Courtesy of David Karim
Danid Karim, Third Time's a Charm
Core New Art Space, 6501 West Colfax Avenue
Friday, September 16, through October 2
Opening Reception: Friday, September 16, 6 to 10 p.m.
Core members Susie Biehl and Danid Karim take over at Core for the rest of September, with shows that respectively explore the wonders of creating assemblages out of found junk and the realm of traditional oil painting.
Jude Barton, John Kjos, Tom Mazzullo and Tim McKay, Point Line Plane: Works on Paper
931 Gallery, 931 Santa Fe Drive, Suite 150
Friday, September 16, through October 16
Opening Reception: Friday, September 16, 5 to 9 p.m.
Jude Barton, John Kjos, Tom Mazzullo and Tim McKay — names you may recognize from the co-op universe — join together for a group show of works on paper at 931 Gallery in the Art District on Santa Fe, where they all share an affinity for cues from architectural and graphic design.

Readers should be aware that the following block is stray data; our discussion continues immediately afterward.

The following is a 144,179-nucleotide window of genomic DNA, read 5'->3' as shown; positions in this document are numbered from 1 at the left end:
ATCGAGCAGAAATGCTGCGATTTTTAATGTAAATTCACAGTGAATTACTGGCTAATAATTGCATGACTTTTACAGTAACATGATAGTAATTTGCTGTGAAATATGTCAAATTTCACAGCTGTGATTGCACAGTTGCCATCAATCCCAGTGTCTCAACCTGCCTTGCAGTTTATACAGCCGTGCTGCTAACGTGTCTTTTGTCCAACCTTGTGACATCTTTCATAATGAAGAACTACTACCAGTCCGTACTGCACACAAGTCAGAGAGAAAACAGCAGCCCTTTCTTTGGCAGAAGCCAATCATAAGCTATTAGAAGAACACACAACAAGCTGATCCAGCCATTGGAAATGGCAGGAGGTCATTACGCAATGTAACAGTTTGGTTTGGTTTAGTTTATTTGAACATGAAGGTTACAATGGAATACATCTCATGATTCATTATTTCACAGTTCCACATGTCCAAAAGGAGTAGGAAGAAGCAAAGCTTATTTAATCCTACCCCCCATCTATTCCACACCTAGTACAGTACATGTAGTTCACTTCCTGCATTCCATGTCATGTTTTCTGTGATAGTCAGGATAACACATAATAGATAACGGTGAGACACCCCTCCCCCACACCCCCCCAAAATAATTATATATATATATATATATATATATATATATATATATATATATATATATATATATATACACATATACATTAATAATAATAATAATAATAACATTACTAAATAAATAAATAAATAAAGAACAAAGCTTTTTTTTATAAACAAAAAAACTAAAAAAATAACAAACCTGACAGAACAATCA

Valerie Savarie, Miki Harder and Nicole Grosjean, Modern Mythos
Valerie Savarie, "Run Rabbit Run,” altered book, acryla gouache, watercolor, thread.
Courtesy of Valerie Savarie
Valkarie Gallery, 445 South Saulsbury Street, Lakewood
Through October 9
Opening Reception: Saturday, September 17, 5 to 8:30 p.m.
The trio of Valerie Savarie, Miki Harder and Nicole Grosjean share their love of fantasy, animals and stories for Modern Mythos
, showcasing Savarie’s beautiful hand-cut book sculptures; Harder’s beloved ravens, owls and other birds and creatures; and Grosjean’s nature-inspired, wall-hung shadowboxes and sculptures.
Art on the Green
Curtis Center for the Arts, 2349 East Orchard Road
Saturday and Sunday, September 17-18, 10 a.m. to 5 p.m.
Take advantage of fall’s sunny September days and go art browsing at Art on the Green, the Curtis Center’s annual all-Colorado art fair, with live music, food trucks and cool drinks. If you’re there on Saturday, duck into the center to see the new show Recombobulation